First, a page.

may be creating the conditions that could eventually lead to the takeover of
this nuclear-armed country by dangerous extremists.
As President John F. Kennedy observed, "Those who make peaceful evolution impossible
will make violent revolution inevitable."
The American Public
In 1971, during the height of the massacres of
Bengalis by the Pakistani army, a small group of American Quakers organized
a flotilla of canoes in Baltimore Harbor to block a Pakistani freighter from
docking where it was to be loaded with American arms and munitions while other
protesters on shore blocked the train which carried the weaponry. Though most
of them were arrested and the weapons were eventually loaded, the publicity
from the event alerted the American public to the largely clandestine U.S. military
support for the Pakistani regime.
When protesters met another Pakistani freighter attempting to pick up weapons
in Philadelphia shortly thereafter, dockworkers refused to load the ship, preferring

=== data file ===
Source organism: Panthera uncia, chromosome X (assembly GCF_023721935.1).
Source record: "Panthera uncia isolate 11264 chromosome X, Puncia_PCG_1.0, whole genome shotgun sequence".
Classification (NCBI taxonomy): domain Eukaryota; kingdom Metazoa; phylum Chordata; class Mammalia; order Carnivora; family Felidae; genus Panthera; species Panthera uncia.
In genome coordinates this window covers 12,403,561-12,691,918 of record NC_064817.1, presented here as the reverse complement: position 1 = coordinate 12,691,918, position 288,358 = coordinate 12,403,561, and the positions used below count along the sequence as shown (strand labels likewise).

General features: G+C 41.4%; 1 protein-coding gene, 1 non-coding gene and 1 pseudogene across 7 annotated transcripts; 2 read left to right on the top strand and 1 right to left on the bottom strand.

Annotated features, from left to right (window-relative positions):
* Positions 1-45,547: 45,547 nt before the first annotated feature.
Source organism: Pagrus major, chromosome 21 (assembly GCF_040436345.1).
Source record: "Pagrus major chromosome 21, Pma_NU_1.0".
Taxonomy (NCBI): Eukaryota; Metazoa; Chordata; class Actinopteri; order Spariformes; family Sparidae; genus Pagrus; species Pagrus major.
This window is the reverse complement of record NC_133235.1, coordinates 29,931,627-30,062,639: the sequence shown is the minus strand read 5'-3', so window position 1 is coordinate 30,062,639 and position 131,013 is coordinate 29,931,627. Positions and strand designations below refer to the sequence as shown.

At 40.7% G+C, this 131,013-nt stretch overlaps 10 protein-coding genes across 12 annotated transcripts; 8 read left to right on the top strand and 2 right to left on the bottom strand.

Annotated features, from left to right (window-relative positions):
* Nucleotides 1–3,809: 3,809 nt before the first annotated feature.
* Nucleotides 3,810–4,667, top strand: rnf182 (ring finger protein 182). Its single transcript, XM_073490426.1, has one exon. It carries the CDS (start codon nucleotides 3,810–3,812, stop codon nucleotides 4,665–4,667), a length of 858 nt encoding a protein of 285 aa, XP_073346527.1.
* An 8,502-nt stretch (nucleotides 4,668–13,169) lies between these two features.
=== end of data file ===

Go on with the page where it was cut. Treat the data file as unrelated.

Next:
to not get paid that day rather than to work for what their local union leader
referred to as "blood money." Within weeks, in the face of public outcry against
U.S. support for the genocidal Pakistani regime, Congress cut off military aid,
a testament to the power of nonviolent direct action.
Given the unwillingness of both the Republican administration and the Democratic-controlled
Congress to stop U.S. military support for the current Pakistani dictatorship,
it may be time once again for concerned citizens to engage in similar nonviolent
actions to end U.S. support for the oppression. For those at risk as a result
of U.S. policy are no longer just those currently oppressed by the Pakistani
regime. Some day, as a result of a possible blowback from this policy, it could
be Americans as well.